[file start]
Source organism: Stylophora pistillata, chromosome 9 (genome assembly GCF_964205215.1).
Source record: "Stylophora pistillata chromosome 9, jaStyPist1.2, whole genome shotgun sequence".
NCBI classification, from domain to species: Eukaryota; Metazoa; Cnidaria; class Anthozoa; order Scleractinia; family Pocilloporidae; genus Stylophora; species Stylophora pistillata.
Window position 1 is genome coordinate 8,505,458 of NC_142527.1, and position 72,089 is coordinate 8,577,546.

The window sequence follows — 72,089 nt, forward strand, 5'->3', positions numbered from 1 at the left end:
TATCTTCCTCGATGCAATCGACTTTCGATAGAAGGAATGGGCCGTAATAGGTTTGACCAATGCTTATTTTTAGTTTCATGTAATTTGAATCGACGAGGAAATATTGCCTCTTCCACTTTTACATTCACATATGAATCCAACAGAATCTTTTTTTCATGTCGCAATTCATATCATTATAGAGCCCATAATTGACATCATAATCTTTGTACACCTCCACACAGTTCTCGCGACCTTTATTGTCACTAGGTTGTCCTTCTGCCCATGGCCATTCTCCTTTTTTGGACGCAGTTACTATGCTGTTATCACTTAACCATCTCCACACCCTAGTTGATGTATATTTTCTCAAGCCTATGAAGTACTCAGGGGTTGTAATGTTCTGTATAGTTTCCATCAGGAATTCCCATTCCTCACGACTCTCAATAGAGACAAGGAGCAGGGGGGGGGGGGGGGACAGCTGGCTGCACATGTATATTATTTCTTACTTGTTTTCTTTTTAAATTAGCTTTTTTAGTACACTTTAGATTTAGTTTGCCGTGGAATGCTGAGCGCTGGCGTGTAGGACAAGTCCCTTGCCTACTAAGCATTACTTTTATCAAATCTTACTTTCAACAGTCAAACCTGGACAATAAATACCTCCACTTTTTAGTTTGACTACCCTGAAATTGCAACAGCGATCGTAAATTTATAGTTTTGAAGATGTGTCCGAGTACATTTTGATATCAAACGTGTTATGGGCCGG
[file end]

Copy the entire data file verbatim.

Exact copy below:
Source organism: Stylophora pistillata, chromosome 9 (genome assembly GCF_964205215.1).
Source record: "Stylophora pistillata chromosome 9, jaStyPist1.2, whole genome shotgun sequence".
NCBI classification, from domain to species: Eukaryota; Metazoa; Cnidaria; class Anthozoa; order Scleractinia; family Pocilloporidae; genus Stylophora; species Stylophora pistillata.
Window position 1 is genome coordinate 8,505,458 of NC_142527.1, and position 72,089 is coordinate 8,577,546.

The window sequence follows — 72,089 nt, forward strand, 5'->3', positions numbered from 1 at the left end:
TATCTTCCTCGATGCAATCGACTTTCGATAGAAGGAATGGGCCGTAATAGGTTTGACCAATGCTTATTTTTAGTTTCATGTAATTTGAATCGACGAGGAAATATTGCCTCTTCCACTTTTACATTCACATATGAATCCAACAGAATCTTTTTTTCATGTCGCAATTCATATCATTATAGAGCCCATAATTGACATCATAATCTTTGTACACCTCCACACAGTTCTCGCGACCTTTATTGTCACTAGGTTGTCCTTCTGCCCATGGCCATTCTCCTTTTTTGGACGCAGTTACTATGCTGTTATCACTTAACCATCTCCACACCCTAGTTGATGTATATTTTCTCAAGCCTATGAAGTACTCAGGGGTTGTAATGTTCTGTATAGTTTCCATCAGGAATTCCCATTCCTCACGACTCTCAATAGAGACAAGGAGCAGGGGGGGGGGGGGGGACAGCTGGCTGCACATGTATATTATTTCTTACTTGTTTTCTTTTTAAATTAGCTTTTTTAGTACACTTTAGATTTAGTTTGCCGTGGAATGCTGAGCGCTGGCGTGTAGGACAAGTCCCTTGCCTACTAAGCATTACTTTTATCAAATCTTACTTTCAACAGTCAAACCTGGACAATAAATACCTCCACTTTTTAGTTTGACTACCCTGAAATTGCAACAGCGATCGTAAATTTATAGTTTTGAAGATGTGTCCGAGTACATTTTGATATCAAACGTGTTATGGGCCGG